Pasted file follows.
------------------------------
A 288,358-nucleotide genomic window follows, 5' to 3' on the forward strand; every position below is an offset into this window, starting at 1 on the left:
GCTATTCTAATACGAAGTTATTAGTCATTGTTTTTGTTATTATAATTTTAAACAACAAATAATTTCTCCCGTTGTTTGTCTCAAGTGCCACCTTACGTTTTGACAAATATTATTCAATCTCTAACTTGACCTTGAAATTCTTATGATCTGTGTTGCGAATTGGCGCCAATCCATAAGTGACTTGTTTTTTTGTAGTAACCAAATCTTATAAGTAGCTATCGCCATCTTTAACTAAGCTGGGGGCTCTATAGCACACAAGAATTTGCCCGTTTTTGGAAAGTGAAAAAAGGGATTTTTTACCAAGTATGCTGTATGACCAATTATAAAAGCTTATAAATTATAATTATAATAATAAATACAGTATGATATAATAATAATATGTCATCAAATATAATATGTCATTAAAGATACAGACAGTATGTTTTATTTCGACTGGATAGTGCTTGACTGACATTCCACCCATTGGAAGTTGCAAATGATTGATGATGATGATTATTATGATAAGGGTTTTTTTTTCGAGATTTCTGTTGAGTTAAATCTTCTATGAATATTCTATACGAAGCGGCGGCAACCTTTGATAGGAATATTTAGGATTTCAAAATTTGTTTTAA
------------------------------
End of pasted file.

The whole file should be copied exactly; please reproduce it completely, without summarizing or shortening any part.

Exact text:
A 288,358-nucleotide genomic window follows, 5' to 3' on the forward strand; every position below is an offset into this window, starting at 1 on the left:
GCTATTCTAATACGAAGTTATTAGTCATTGTTTTTGTTATTATAATTTTAAACAACAAATAATTTCTCCCGTTGTTTGTCTCAAGTGCCACCTTACGTTTTGACAAATATTATTCAATCTCTAACTTGACCTTGAAATTCTTATGATCTGTGTTGCGAATTGGCGCCAATCCATAAGTGACTTGTTTTTTTGTAGTAACCAAATCTTATAAGTAGCTATCGCCATCTTTAACTAAGCTGGGGGCTCTATAGCACACAAGAATTTGCCCGTTTTTGGAAAGTGAAAAAAGGGATTTTTTACCAAGTATGCTGTATGACCAATTATAAAAGCTTATAAATTATAATTATAATAATAAATACAGTATGATATAATAATAATATGTCATCAAATATAATATGTCATTAAAGATACAGACAGTATGTTTTATTTCGACTGGATAGTGCTTGACTGACATTCCACCCATTGGAAGTTGCAAATGATTGATGATGATGATTATTATGATAAGGGTTTTTTTTTCGAGATTTCTGTTGAGTTAAATCTTCTATGAATATTCTATACGAAGCGGCGGCAACCTTTGATAGGAATATTTAGGATTTCAAAATTTGTTTTAA